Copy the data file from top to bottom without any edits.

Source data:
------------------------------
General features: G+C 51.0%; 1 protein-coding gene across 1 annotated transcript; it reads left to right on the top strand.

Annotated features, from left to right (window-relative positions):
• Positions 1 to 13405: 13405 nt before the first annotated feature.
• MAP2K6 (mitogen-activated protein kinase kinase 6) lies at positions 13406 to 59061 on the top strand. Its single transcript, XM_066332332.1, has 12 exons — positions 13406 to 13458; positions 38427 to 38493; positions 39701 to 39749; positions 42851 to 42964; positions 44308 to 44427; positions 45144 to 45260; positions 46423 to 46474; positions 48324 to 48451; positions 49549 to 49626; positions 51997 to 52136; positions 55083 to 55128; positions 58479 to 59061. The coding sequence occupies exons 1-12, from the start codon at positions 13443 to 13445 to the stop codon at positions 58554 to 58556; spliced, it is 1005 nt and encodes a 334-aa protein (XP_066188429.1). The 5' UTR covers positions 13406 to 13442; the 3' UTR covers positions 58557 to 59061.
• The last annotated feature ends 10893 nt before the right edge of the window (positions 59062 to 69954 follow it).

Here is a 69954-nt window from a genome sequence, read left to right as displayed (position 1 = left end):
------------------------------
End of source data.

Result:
General features: G+C 51.0%; 1 protein-coding gene across 1 annotated transcript; it reads left to right on the top strand.

Annotated features, from left to right (window-relative positions):
• Positions 1 to 13405: 13405 nt before the first annotated feature.
• MAP2K6 (mitogen-activated protein kinase kinase 6) lies at positions 13406 to 59061 on the top strand. Its single transcript, XM_066332332.1, has 12 exons — positions 13406 to 13458; positions 38427 to 38493; positions 39701 to 39749; positions 42851 to 42964; positions 44308 to 44427; positions 45144 to 45260; positions 46423 to 46474; positions 48324 to 48451; positions 49549 to 49626; positions 51997 to 52136; positions 55083 to 55128; positions 58479 to 59061. The coding sequence occupies exons 1-12, from the start codon at positions 13443 to 13445 to the stop codon at positions 58554 to 58556; spliced, it is 1005 nt and encodes a 334-aa protein (XP_066188429.1). The 5' UTR covers positions 13406 to 13442; the 3' UTR covers positions 58557 to 59061.
• The last annotated feature ends 10893 nt before the right edge of the window (positions 59062 to 69954 follow it).

Here is a 69954-nt window from a genome sequence, read left to right as displayed (position 1 = left end):